Women In STEM Fall Short In Workplace Equality
Women in STEM, that is with qualifications and experience working in science, technology, engineering or maths are still falling short of an adequate level of workplace equality.
In 2016 alone, women represented a mere 29% of qualified workers in STEM areas. Even now, the added disruption of the novel coronavirus poses a serious threat of reversing the few steps towards workplace equality that women in STEM have so far achieved.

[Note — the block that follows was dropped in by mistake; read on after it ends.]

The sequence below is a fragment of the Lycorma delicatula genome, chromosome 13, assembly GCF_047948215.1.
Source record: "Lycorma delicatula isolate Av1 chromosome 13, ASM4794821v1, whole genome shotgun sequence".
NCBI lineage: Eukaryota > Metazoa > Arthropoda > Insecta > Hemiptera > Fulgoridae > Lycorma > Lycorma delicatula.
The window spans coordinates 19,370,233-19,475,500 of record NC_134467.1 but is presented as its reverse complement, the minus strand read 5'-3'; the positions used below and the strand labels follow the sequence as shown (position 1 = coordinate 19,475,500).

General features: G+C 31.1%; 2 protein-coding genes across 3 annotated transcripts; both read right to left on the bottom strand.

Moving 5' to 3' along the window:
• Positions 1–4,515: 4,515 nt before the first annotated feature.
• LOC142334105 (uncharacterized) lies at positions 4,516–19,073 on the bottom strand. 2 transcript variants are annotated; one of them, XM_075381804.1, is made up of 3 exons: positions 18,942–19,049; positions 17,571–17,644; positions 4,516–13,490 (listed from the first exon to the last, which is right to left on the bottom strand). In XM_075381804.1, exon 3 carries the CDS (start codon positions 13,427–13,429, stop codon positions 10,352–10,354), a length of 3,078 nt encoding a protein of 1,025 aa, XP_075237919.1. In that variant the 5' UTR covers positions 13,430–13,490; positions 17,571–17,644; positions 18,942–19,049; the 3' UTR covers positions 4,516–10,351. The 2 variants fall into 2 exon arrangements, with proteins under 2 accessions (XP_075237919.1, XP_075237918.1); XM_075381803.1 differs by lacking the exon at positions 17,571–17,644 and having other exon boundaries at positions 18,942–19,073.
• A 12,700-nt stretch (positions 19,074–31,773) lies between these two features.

A recent report by the Rapid Research Information Forum has found that the COVID-19 pandemic that has dominated 2020, has left women working in STEM facing significantly disproportionate increases in both caring responsibilities and disruptions to working hours and job security in comparison to their male counterparts.
The Daily spoke with Professor Lisa Harvey Smith, Australia’s Women in STEM Ambassador about the findings of the report and why women working in STEM areas are still experiencing such gendered inequalities